January 6, 2017
By Steven Wishnia
New York, NY – Gov. Andrew Cuomo announced a $10 billion plan to upgrade John F. Kennedy International Airport Jan. 4.
The plan would expand highways leading to the airport and reconfigure its roadways and terminals to make access by car easier; expand taxiways to enable the airport to handle more passengers; and add conference facilities and upscale stores and restaurants in its terminals
The governor’s five-member panel, chaired by real-estate investor Dan Tishman and including Queens Borough President Melinda Katz, also recommended developing plans to expand rail access to the airport. Possible options include doubling the capacity of the AirTrain by running four-car trains, improving subway and Long Island Railroad connections to the AirTrain at Jamaica Station in Queens, and “exploring the feasibility of a one-seat rail ride to JFK,” according to the panel’s report. It did not estimate how much these would cost.
The state Department of Transportation would pay the estimated $2 billion cost of adding lanes to the perennially clogged Van Wyck Expressway and the connecting ramps at its interchange with the Grand Central Parkway in Kew Gardens. The governor’s announcement did not give details of how the other improvements would be financed, but it said the airport has “the potential to drive up to $7 billion in private investment.”
“Our vision plan calls for the creation of a unified, interconnected airport that changes the passenger experience and makes the airport much easier to access and navigate,” Cuomo said in a statement. “We remember the bravado that built this State in the first place, and that is the attitude that will take JFK and turn it into the 21st-century airport that we deserve.”
Gary LaBarbera, president of the Building and Construction Trades Council of Greater New York, praised the plan as “ambitious and historic.” “Governor Cuomo continues to think big when it comes to modernizing and investing in our state’s infrastructure,” he said in a statement. “Today’s announcement will not only make JFK Airport a model transportation hub worldwide, but it also will create thousands of middle class construction jobs with good wages and benefits.”
The airport’s “transformation,” according to Cuomo’s office, would redesign its roadways into a “ring road” configuration, with some older terminals relocated to accommodate that, and parking lots expanded and centralized. It would also include “world-class amenities” in eating and shopping, and implement security technology such as facial-recognition and video-tracking software. It would also renovate the Jamaica Station passageway over the LIRR tracks where passengers transfer to the AirTrain from an open-air mezzanine to an enclosed shopping mall.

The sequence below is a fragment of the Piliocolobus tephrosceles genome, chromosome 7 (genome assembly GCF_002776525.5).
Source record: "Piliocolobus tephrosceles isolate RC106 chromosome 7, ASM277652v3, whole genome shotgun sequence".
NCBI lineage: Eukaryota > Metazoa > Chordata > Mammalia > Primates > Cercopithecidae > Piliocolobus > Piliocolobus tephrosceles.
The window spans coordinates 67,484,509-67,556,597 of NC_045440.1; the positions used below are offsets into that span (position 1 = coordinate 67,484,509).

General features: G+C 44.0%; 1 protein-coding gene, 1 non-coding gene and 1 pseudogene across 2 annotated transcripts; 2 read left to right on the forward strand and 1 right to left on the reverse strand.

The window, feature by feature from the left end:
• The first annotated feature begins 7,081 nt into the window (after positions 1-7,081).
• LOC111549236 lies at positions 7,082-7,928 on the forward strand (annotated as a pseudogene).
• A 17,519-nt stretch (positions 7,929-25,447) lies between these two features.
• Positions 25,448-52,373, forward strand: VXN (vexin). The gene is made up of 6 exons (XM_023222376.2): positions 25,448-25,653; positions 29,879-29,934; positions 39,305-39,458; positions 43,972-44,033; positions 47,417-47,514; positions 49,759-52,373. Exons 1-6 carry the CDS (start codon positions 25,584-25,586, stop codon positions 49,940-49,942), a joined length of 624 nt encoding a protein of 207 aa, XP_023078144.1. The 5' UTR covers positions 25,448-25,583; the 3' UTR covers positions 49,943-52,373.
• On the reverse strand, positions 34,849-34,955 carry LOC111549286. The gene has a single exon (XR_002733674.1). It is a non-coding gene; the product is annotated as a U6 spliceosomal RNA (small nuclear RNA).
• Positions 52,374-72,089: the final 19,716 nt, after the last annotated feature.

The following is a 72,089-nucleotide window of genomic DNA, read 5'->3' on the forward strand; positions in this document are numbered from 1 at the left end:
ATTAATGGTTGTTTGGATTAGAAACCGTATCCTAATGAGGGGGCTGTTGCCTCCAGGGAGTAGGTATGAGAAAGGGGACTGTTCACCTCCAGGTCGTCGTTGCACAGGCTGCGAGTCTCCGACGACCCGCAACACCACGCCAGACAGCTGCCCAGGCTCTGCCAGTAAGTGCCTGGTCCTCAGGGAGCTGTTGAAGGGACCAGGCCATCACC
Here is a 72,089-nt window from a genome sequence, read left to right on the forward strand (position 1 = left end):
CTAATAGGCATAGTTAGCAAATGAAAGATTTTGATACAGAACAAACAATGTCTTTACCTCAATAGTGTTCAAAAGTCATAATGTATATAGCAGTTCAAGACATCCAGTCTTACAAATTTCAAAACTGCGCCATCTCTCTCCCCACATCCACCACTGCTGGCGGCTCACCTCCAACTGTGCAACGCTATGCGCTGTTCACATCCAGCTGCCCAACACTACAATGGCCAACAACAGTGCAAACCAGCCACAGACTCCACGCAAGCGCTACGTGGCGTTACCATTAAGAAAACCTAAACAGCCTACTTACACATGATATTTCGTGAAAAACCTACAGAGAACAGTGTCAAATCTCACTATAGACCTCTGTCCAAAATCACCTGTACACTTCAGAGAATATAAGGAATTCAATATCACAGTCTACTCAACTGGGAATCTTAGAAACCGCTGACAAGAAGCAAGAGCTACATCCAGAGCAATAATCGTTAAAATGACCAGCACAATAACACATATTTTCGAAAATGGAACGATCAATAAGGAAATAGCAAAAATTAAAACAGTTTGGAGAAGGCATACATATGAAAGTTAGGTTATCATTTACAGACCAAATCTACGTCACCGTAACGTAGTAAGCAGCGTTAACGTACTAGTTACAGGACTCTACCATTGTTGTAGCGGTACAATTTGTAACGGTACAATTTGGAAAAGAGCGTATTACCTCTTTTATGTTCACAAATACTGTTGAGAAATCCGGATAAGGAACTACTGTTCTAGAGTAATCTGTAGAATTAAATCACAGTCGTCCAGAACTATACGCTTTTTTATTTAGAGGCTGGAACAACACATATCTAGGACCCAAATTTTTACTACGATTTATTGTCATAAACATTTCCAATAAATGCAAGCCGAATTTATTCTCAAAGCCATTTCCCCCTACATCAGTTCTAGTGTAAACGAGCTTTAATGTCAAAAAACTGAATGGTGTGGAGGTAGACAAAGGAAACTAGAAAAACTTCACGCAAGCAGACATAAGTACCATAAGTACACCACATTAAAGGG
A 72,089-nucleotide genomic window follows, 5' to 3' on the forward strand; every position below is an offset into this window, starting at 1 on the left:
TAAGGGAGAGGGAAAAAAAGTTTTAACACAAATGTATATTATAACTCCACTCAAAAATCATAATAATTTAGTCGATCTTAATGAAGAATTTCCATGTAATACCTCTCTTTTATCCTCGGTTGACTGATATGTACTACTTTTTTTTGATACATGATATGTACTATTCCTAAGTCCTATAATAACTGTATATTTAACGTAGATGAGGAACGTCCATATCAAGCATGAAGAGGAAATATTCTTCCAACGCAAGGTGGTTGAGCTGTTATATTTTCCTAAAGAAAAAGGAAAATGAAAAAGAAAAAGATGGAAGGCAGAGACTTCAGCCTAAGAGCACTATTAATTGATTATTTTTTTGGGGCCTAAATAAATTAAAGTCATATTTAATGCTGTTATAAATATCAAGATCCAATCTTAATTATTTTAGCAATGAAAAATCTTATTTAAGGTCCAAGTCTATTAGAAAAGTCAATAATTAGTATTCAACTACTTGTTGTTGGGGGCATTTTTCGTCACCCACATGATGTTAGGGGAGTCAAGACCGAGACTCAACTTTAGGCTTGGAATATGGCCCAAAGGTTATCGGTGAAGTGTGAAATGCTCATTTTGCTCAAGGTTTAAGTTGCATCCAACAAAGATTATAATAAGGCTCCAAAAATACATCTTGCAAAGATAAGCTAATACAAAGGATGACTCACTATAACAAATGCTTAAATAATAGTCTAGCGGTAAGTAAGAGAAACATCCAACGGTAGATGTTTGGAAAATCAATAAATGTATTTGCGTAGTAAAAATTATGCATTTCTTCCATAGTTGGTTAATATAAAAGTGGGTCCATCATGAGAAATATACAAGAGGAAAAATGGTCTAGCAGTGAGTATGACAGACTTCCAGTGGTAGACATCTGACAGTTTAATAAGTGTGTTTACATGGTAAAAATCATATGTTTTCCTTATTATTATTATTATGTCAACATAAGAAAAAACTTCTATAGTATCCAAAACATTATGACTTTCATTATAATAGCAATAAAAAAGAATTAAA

Rich Barone, vice president for transportation at the Regional Plan Association, says much of the governor’s proposal is “very positive”—particularly the possibility of a direct rail connection to JFK—but cautions that a lot of details have not been disclosed. The one-seat train ride, he said, is standard at the world’ major airports. Passengers can reach Chicago’s O’Hare Airport by subway, Charles de Gaulle outside Paris by commuter rail, and London’s Heathrow by both, including an express train.
One thing missing from the governor’s plan, Barone says, is expanding the airport’s runways. The number of passengers going through JFK increased from 31.7 million in 2003, the year the AirTrain opened, to 60 million last year, and the Port Authority projects it will surpass 75 million by 2030. Federal safety regulations limit the airport to 81 combined takeoffs and landings per hour.
Adding taxiways, Barone says, will “increase efficiency, but it’s not going to add the capacity we’re going to need.” JFK is already “hitting the ceiling” in terms of the number of flights it can handle, he explains. Airlines switching to larger planes would increase the number of passengers, but at the price of squeezing out flights to smaller cities such as Rochester.
He believes the plan is most likely to obtain private financing for enhancing the terminals, because adding retail can make that profitable, but money for “hard infrastructure” such as roads, runways, and mass transit is “more likely to come from the public sector.” The ownership structure of JFK’s terminals makes public-private partnerships there more complicated than they are at LaGuardia Airport, he adds, and the recent renovations of Delta Air Lines’ facilities used some public funds.
At LaGuardia, according to Gov. Cuomo’s office, “two-thirds of the over $8 billion being used to construct new facilities is paid for by the private sector.” The office did not respond to messages from LaborPress asking for more details about the JFK plan.